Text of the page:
Like previous speakers, I underline that access to justice is a fundamental cornerstone of our democracy, as it is for any democracy. Delays undermine that. I have stood in the Chamber quite a bit in recent weeks to talk about access to justice, how we need to look at the failings in criminal and civil legal aid, and the failings in providing an adequate number of judges and registrars, in addition to other resources, all of which are fundamental to access to justice.
I will, however, focus on a slightly different matter. There has been some talk about the Executive giving up its power to somewhat unaccountable quangos and how that is undermining our democracy. I fully believe a similar parallel process is happening within our courts system, with the relentless march of the administrate state. The Chief Justice, when he spoke at the Law Reform Commission’s annual conference in November 2017 said:
[In Ireland] Every time there is a new form of right or obligation created, we create a new body. Sometimes there is a regulatory body, and a regulatory appeal body, and sometimes the legislation says you can appeal from that body to the courts on a point of law, sometimes to the Circuit Court and sometimes to the High Court. Sometimes you may even appeal on the merits to the Circuit Court. … behind that there is always the right to seek judicial review and there … [are acres] of case law about whether or not the internal … systems in the regulatory bodies … [were] exhausted before seeking judicial review. … often a party argues that if they had … [sought that exhaustion], it would have been too late and … [it is a] collateral attack on the original decision. I think we have gotten ourselves into [a] significant … [mess] in this area.
I hold some concern that we are continuing to do with this Bill exactly what the Chief Justice spoke against. I find it interesting that I first heard the above quote from then law reform commissioner Mr. Justice Maurice Collins who is now, of course, on the Supreme Court, at a Law Reform Commission seminar on the Zalewski case, about which the Chief Justice said, “The standard of justice administered under Article 37 cannot be lower or less demanding than the justice administered in courts under Article 34”. Again, I am quite concerned that we have now created a new right, and a new body to assess that right, which is essentially an Article 37 body. We do not seem to be providing, in the legislation, for justice to be administered to the same standard, and in no less demanding a way, than the justice administered in the courts.
It begs the question, if the courts already exist, surely they are the best places to hear these cases? While I appreciate the kernel of this is that we failed to provide an effective remedy previously, ensuring the courts are accessible is the effective remedy. The courts are already there. They are our effective remedy as long as we provide sufficient judges, timely hearings, translators to ensure the courts are accessible, and legal aid to ensure that citizens can demand their constitutional due. It seems to me that some of the Bill’s provisions are unnecessary and what we have before us fails to meet the standards set out in the Zalewski case.
More than that, I will point out some other particular concerns regarding the Bill. Subsection 10(7) references avoiding divergence in assessors, which highlights the importance of precedent. This speaks to the challenges of the Zalewski decision and ensuring that the justice administered is of a reasonable standard. It indicates that perhaps we will not achieve that with this legislation.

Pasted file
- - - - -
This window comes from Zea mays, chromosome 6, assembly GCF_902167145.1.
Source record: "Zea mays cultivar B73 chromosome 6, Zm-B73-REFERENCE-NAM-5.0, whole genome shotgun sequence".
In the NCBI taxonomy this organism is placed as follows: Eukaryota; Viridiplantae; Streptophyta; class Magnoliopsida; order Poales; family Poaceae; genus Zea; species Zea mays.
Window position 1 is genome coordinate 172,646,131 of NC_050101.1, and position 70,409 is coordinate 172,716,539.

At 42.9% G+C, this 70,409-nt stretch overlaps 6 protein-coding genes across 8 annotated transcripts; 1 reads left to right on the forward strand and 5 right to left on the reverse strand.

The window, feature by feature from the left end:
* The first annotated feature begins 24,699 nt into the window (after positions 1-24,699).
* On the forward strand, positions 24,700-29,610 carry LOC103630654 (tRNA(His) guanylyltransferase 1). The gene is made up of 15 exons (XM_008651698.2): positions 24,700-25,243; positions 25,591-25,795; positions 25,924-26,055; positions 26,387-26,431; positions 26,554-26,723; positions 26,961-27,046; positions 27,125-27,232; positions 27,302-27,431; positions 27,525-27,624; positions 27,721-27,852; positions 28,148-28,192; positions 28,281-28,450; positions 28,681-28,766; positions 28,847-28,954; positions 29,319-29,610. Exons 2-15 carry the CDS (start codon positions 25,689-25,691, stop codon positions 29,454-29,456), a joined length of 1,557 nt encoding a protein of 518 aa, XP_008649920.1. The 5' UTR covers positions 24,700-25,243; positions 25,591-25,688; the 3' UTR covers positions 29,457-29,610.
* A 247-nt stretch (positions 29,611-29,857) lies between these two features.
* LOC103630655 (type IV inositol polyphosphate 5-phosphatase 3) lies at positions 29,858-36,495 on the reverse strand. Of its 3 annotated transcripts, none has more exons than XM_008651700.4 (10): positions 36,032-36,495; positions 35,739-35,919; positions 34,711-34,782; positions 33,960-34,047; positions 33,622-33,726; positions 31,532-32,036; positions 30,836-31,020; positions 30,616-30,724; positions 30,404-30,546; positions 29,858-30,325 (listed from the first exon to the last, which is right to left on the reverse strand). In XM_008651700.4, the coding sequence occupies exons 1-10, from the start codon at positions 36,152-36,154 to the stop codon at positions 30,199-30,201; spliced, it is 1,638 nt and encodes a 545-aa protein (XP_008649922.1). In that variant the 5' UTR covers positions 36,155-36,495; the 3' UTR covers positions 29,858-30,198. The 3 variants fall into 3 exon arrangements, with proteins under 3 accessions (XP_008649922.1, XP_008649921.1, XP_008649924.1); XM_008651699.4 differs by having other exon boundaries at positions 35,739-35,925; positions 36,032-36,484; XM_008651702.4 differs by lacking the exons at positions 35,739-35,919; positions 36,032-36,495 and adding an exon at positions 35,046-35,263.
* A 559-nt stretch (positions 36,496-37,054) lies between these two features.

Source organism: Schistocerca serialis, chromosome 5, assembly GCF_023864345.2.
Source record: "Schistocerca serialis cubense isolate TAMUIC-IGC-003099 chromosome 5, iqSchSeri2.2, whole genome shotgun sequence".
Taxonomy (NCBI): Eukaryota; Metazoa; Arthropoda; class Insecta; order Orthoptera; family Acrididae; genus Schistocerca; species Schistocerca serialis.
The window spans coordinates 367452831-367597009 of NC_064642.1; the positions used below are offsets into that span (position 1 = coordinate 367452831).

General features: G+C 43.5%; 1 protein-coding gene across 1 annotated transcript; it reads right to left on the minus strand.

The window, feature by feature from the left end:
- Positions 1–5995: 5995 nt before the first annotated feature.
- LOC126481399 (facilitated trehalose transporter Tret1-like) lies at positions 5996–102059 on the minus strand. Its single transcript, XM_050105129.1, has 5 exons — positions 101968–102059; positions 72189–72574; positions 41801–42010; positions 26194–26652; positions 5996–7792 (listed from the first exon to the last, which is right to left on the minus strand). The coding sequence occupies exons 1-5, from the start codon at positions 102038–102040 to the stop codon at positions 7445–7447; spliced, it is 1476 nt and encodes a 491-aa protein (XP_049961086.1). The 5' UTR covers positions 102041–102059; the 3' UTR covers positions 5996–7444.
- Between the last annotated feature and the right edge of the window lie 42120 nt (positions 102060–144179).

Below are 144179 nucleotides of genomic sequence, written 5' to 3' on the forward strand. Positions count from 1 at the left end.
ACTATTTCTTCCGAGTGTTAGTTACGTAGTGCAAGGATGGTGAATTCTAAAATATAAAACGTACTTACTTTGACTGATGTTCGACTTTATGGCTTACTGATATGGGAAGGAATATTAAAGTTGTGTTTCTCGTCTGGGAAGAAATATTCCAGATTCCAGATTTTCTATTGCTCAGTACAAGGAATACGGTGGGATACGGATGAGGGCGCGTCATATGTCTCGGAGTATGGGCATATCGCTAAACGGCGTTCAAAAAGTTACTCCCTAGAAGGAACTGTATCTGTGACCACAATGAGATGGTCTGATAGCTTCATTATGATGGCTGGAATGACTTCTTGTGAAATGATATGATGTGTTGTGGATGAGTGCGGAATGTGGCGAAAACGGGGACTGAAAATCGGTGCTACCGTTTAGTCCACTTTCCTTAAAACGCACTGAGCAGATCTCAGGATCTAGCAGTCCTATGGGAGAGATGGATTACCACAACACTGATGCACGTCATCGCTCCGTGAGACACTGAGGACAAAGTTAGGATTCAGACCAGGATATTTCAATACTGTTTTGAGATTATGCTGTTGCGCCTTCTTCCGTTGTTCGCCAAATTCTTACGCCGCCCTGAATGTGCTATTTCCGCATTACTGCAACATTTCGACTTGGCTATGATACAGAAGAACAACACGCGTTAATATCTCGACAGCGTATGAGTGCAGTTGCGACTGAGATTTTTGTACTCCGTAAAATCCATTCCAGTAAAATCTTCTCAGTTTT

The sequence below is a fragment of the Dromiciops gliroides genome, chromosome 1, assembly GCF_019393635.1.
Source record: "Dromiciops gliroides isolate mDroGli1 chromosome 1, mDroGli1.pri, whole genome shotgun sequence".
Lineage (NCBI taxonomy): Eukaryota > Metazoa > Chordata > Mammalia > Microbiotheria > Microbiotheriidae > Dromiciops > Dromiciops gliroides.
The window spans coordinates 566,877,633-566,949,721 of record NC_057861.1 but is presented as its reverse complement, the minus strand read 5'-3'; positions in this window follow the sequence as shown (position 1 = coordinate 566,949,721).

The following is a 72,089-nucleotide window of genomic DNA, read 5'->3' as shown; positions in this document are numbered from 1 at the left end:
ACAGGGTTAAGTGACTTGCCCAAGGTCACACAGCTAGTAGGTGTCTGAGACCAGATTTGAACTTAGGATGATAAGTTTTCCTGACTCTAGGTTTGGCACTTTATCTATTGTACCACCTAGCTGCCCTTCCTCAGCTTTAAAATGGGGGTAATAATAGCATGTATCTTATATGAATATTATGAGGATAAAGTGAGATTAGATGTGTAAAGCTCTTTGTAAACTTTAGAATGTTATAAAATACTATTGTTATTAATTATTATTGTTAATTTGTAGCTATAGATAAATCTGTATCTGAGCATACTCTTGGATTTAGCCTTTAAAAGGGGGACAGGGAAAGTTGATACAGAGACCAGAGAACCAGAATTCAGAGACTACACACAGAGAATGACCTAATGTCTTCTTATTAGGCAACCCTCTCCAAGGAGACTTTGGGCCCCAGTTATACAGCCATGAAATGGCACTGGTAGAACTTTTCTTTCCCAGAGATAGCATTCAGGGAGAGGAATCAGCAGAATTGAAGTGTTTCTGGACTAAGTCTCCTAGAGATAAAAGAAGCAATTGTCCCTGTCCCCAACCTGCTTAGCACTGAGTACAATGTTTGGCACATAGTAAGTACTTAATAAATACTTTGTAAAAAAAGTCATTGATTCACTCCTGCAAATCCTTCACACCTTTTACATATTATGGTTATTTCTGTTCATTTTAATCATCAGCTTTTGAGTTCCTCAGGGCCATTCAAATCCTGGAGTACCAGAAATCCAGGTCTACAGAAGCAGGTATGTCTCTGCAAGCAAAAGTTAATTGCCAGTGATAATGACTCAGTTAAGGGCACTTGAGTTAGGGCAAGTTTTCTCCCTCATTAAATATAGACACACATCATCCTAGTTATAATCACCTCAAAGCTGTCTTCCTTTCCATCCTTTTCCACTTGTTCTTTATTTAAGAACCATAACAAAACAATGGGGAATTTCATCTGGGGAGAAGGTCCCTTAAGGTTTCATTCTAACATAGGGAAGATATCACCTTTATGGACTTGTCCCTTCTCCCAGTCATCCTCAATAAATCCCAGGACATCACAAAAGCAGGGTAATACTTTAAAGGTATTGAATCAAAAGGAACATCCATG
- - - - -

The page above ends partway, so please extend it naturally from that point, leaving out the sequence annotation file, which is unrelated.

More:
Section 19 provides a differing onus and acceptance between the State and citizen as regards an assessment. In cases of a failure to respond, the Minister is deemed to have accepted an assessment where the citizen is deemed not to have accepted it, which is deeply unfair. It is a splitting and a setting up of the State in opposition to and against the citizen, when the citizen and the State should be one and on the same side.
When we talk about the State being a model litigant, such elements do not underpin that idea. Section 25 goes some way towards inoculating against that, but my concerns still stand.
Sections 20 and 21 provide for a somewhat stilted appeals system and a system for making decisions on costs. We already have decent structures for appeal and for deciding costs. We simply need to make them more accessible. We should do so not by creating a new body or new right; we should do it by ensuring that the courts overall are ultimately accessible. Much of this comes from the relentless march of the administrative state. It gives me pause and makes me reflect on comments made by some recently retired senior civil servants who have been derogatory about individual barristers and other lawyers, the judicial review process, access to the courts in general and our Judiciary, which has served us well. I hope those are individual views and not reflective of the Department of Justice as a whole. In general, the staff of the Department like our Judiciary. The ultimate remedy is to ensure that the courts are accessible and effective. That is where we should be focusing our time and resources. The Minister of State opened by talking about how we are doing that in some cases but that we need to double down on it by providing effective legal aid for criminal and civil cases, making our courts accessible by ensuring that translators are available and buildings are accessible and ensuring we have a sufficient number of judges.